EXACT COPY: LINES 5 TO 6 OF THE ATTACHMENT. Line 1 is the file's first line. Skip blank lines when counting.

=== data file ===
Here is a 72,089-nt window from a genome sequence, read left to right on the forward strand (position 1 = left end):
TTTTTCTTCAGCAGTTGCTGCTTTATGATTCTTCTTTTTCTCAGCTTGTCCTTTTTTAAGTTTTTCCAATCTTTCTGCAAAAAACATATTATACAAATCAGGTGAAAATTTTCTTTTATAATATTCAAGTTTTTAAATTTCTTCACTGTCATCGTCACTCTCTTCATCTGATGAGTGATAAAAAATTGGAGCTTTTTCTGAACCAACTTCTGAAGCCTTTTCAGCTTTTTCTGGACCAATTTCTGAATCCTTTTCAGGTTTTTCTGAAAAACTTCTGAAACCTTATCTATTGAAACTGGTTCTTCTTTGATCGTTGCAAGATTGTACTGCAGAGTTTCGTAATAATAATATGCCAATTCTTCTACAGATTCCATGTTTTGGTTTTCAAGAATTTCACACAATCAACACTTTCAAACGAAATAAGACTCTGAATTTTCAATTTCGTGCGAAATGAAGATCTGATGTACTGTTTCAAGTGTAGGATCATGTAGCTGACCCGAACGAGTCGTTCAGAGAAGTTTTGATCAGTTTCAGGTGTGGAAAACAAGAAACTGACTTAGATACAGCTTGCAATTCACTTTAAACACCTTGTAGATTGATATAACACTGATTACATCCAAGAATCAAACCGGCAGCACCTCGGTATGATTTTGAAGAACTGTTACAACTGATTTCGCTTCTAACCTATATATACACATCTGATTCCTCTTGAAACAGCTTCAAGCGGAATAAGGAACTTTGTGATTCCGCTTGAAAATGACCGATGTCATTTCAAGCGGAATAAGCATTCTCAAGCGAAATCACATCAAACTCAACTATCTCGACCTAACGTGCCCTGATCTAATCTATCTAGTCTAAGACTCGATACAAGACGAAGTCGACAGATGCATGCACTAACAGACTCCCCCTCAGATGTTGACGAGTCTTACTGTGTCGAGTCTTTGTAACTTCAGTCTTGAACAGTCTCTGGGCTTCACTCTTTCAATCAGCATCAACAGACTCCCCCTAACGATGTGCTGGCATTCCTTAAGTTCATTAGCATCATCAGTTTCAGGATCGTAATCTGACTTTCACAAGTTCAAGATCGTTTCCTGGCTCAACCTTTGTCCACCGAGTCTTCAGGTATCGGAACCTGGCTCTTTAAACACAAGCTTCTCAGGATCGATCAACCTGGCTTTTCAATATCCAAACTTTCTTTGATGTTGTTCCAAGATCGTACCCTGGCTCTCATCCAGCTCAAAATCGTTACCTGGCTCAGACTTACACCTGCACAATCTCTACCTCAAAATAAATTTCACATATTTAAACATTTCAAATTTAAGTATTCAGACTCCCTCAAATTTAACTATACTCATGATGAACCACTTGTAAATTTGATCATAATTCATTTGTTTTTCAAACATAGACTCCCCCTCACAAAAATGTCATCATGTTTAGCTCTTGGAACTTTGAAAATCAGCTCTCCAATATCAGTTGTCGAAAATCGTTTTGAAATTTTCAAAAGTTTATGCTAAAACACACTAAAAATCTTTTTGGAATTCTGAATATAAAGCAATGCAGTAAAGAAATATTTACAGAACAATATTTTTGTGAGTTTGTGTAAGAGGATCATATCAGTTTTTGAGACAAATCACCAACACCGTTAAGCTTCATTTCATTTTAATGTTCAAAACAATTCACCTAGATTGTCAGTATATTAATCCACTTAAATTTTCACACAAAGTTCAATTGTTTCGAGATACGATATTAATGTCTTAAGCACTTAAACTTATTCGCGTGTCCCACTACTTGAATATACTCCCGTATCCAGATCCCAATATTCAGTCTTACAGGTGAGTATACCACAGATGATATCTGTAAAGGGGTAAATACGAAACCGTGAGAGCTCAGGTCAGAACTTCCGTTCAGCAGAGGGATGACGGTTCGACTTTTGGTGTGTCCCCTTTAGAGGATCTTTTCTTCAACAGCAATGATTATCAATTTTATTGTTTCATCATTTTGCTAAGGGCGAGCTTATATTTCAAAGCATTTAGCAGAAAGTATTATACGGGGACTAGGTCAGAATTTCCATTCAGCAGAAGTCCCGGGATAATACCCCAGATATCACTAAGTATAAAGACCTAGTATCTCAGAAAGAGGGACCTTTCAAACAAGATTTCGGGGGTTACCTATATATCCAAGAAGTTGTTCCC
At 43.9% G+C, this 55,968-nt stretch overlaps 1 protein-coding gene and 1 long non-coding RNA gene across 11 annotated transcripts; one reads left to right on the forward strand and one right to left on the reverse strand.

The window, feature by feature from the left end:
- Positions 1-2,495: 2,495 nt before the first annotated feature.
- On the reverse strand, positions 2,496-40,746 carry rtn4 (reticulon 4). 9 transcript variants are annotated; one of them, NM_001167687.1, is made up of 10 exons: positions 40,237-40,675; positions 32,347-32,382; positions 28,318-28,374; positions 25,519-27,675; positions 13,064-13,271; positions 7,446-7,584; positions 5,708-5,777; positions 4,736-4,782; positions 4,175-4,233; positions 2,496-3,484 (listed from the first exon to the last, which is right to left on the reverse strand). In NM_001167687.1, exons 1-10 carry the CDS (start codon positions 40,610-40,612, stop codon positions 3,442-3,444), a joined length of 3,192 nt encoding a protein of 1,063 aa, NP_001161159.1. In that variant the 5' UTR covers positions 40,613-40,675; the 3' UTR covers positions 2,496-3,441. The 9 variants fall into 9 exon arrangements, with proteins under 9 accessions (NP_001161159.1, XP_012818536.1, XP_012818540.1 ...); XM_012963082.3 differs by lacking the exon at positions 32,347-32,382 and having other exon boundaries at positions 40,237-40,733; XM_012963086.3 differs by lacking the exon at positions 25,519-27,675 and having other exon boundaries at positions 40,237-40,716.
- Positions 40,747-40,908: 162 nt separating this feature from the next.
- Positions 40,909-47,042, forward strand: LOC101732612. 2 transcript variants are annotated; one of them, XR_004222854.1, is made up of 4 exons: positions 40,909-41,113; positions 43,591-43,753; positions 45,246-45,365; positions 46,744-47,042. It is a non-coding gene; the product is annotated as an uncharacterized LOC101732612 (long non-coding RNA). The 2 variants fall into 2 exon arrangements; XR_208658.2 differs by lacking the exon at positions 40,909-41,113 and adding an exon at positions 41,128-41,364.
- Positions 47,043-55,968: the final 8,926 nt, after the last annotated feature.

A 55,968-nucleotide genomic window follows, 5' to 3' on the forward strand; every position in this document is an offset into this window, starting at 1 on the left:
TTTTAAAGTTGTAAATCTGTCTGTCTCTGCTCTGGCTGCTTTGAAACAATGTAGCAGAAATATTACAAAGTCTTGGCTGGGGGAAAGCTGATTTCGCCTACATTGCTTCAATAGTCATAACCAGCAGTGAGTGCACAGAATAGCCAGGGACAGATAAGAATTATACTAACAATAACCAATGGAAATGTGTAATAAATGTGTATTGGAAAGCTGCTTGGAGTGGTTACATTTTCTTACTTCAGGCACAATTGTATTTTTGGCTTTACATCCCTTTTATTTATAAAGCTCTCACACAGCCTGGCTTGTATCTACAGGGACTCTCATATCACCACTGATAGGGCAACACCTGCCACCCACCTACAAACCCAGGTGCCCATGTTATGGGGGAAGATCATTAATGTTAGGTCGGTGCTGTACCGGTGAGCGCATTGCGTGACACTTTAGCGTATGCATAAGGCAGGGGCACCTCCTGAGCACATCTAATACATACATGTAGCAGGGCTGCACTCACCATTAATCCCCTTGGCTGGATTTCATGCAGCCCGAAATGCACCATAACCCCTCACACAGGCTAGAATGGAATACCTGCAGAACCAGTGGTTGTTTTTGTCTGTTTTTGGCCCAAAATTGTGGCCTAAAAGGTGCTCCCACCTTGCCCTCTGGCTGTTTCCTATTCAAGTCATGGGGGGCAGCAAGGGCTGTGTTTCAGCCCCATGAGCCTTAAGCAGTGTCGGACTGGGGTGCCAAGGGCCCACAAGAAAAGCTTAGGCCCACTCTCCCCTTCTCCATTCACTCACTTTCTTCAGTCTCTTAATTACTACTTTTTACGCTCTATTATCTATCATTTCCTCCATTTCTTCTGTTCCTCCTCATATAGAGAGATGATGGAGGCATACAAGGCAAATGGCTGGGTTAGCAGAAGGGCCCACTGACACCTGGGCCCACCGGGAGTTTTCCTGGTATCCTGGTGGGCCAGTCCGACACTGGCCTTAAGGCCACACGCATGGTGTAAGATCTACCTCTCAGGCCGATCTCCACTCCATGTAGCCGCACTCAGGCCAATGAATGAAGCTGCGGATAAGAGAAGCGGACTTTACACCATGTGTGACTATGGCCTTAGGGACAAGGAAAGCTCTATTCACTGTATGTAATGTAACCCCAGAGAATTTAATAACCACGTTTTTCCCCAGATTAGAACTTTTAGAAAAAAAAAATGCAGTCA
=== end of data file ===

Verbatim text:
- Positions 1-2,495: 2,495 nt before the first annotated feature.
- On the reverse strand, positions 2,496-40,746 carry rtn4 (reticulon 4). 9 transcript variants are annotated; one of them, NM_001167687.1, is made up of 10 exons: positions 40,237-40,675; positions 32,347-32,382; positions 28,318-28,374; positions 25,519-27,675; positions 13,064-13,271; positions 7,446-7,584; positions 5,708-5,777; positions 4,736-4,782; positions 4,175-4,233; positions 2,496-3,484 (listed from the first exon to the last, which is right to left on the reverse strand). In NM_001167687.1, exons 1-10 carry the CDS (start codon positions 40,610-40,612, stop codon positions 3,442-3,444), a joined length of 3,192 nt encoding a protein of 1,063 aa, NP_001161159.1. In that variant the 5' UTR covers positions 40,613-40,675; the 3' UTR covers positions 2,496-3,441. The 9 variants fall into 9 exon arrangements, with proteins under 9 accessions (NP_001161159.1, XP_012818536.1, XP_012818540.1 ...); XM_012963082.3 differs by lacking the exon at positions 32,347-32,382 and having other exon boundaries at positions 40,237-40,733; XM_012963086.3 differs by lacking the exon at positions 25,519-27,675 and having other exon boundaries at positions 40,237-40,716.